The Mid-Infrared Instrument MIRI on NASA’s James Webb Space Telescope is currently cooling to under 7 Kelvin with a helium gas cryocooler. As the cooler reached its final state, the Webb team is operating the MIRI instrument this week as part of the seventh and final stage of the telescope alignment.
When the instrument is in operation, its detectors and electronics generate heat that is balanced by a cryogenic cooler to keep the MIRI at a stable and very low operating temperature.
How Does Near Infrared Instruments Cool Down?
The near infrared instruments also warm up during operations and have to dissipate heat, although for these instruments this is done with passive cooling; the heat from the detectors and electronics is radiated into deep space.
Read: With Below 7 Kelvins, Webb’s MIRI Has Reached It’s Final Operating Temperature
What Is The Cooling Process Of The Mirrors In JWST?
When the instruments are at their operating temperatures, the telescope mirrors will also continue cooling down to their final temperatures, but they are not quite there yet.
The primary mirror part and the secondary mirror are made of beryllium (gold coating). At cryogenic temperatures, beryllium has a large thermal time constant, so it takes a long time to cool or heat up. The primary mirror segment is still cooling and very slow.
The secondary mirror, hanging out on the end of its support structure a long way from any heat sources, is the coldest mirror, currently at 29.4 Kelvin. The temperature of 18 parts of the primary mirror is 34.4-54.5 Kelvin.
Also read: How Does Webb Telescope’s MIRI Detectors Stay Cold to Operate Properly?
What Is The Advantage Of Beryllium Mirrors?
The advantage of beryllium mirrors is that the temperature range does not affect the alignment process of the telescope, as beryllium mirrors do not change shape with these temperature change while glass mirrors will do at these temperatures.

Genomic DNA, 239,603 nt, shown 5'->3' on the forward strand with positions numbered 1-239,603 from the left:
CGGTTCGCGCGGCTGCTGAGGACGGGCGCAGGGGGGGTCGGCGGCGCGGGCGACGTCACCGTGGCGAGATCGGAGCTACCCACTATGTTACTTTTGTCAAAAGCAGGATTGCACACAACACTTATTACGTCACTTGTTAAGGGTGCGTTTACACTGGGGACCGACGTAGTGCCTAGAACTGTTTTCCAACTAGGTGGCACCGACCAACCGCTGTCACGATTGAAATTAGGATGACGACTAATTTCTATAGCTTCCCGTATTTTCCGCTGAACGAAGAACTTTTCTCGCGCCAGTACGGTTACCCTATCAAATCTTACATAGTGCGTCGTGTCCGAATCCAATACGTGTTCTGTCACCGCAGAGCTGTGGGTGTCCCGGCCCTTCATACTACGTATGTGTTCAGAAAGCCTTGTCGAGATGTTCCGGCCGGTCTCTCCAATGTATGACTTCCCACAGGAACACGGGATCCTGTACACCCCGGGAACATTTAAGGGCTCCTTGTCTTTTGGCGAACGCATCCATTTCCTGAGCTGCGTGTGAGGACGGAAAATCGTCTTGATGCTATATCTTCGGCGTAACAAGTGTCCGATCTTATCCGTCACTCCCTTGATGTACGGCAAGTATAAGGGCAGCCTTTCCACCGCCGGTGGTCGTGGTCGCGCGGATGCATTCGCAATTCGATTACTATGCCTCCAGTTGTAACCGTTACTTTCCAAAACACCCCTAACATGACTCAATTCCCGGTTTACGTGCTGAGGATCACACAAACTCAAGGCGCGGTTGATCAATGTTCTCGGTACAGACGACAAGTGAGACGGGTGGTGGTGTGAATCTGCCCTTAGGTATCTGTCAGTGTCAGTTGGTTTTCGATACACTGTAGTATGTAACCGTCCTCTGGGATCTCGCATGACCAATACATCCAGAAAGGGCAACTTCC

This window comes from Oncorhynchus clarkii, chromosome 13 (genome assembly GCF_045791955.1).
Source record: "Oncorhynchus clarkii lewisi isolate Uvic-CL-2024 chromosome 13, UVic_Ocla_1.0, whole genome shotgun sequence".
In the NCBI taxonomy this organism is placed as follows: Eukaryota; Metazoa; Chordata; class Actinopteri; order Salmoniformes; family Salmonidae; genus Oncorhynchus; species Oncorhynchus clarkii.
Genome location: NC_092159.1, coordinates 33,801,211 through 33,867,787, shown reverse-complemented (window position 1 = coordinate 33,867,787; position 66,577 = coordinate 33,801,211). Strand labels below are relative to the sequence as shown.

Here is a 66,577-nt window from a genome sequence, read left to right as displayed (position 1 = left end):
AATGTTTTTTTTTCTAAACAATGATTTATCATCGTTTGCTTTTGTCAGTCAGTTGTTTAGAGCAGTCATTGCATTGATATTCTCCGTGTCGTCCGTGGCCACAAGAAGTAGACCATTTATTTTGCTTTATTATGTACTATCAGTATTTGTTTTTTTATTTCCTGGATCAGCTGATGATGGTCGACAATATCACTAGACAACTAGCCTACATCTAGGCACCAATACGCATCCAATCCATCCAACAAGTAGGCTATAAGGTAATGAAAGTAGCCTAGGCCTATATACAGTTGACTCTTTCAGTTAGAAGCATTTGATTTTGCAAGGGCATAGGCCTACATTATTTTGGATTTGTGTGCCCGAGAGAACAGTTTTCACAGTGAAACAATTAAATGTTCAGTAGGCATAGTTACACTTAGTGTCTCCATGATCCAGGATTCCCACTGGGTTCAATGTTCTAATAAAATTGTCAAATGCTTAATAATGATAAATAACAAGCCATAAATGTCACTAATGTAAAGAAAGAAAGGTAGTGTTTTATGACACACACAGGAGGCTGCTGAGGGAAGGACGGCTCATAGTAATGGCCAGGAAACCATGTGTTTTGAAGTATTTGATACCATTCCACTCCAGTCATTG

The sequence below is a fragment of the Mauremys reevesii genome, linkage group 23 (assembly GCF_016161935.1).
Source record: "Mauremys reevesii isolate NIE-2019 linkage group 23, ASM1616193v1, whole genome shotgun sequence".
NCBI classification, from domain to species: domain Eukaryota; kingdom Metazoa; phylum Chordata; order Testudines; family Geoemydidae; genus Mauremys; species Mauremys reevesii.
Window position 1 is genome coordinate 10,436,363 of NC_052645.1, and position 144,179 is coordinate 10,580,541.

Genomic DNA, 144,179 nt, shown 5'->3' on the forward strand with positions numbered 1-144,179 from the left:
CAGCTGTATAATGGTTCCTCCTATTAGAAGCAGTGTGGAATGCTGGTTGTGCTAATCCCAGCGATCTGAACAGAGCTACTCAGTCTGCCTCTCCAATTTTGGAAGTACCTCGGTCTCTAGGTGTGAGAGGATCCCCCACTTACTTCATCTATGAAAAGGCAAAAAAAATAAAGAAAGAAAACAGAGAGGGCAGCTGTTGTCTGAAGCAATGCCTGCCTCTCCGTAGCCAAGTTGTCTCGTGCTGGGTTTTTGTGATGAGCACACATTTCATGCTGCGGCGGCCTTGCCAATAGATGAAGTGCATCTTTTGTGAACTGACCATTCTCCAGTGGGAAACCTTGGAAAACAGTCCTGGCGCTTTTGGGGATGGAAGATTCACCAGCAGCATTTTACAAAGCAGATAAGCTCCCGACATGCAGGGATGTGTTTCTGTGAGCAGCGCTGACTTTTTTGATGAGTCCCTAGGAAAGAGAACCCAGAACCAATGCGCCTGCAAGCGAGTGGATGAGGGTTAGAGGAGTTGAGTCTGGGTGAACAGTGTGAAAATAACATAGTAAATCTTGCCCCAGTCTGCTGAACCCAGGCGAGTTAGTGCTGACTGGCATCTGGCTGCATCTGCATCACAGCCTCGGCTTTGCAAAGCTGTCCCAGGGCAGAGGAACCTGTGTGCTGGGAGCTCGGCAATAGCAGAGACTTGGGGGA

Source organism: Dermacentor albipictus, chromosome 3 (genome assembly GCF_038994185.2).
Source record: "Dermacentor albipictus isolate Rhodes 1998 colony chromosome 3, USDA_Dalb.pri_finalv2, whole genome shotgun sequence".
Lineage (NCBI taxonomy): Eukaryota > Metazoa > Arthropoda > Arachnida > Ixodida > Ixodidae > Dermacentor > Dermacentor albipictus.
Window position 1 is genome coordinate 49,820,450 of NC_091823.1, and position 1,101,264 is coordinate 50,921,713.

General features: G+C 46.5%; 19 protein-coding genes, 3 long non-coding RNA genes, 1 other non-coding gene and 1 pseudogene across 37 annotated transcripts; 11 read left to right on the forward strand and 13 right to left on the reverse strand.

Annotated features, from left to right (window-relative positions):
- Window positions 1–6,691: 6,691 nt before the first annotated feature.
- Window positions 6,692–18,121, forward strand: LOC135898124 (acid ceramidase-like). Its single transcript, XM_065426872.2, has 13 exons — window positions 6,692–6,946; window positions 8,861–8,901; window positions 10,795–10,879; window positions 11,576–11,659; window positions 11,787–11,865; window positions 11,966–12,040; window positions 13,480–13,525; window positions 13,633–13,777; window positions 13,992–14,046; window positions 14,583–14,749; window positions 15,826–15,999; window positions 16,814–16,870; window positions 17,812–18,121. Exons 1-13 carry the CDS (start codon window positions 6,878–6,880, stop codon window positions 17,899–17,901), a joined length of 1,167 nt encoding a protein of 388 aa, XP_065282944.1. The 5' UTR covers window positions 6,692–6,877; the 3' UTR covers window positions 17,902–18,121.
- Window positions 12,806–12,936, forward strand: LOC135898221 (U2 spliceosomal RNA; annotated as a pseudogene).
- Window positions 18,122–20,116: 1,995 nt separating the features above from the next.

What Is The Present Condition Of The JWST Mirrors?
Presently 4 out of 18 mirror segments (52.6, 54.2, 54.4, and 54.5) are above 50 Kelvin. The mid-infrared rays emitted by these four mirror segments reaches the MIRI detectors.
Since all mirrors are now below 55 Kelvin temperatures, MIRI is expected to be sensitive enough to do the planned study, but further cooling these mirrors will only improve performance. Webb’s team hopes the mirror can cool another 0.5 to 2 Kelvin.
Pointing the telescope at a celestial body, the telescope and sunshield will move together. The angle at which the sunshield points to the sun is called “pointing attitude”. The trace residual heat transferred to the main mirror through the five-fold sunshield depends on this position, and since the temperature of the mirror segment changes very slowly, the temperature depends on the average position over several days.
Read more: Do Aliens Exist: How JWST Will Solve Its Major Launch Objective?
Where Is Webb Currently Staying?
During Functioning, Webb is spending most of its time pointing to the ecliptic. This is a relatively hot attitude. While doing science operations this summer, the telescope will show a much more uniform distribution of pointings above the sky.
Also, the average heat load on the hottest part of the mirror is expected to decrease slightly and the mirror is expected to cool itself slightly.
We have successfully achieved a milestone of 7 Kelvin for Miri to work because of its cryocoolers, but somehow if we got temperature less than that it will only increase the performance and efficiency of MIRI to work.
Scientists are also planning to check the thermal dependence of the mirror during its orientation. For a process called thermal slew, scientists will point the Webb in the hot position for several days and then in the cool position for several days.
This will help us by providing information about the time for the mirror to cool down or warm up when the observatory is in that position for a particular period.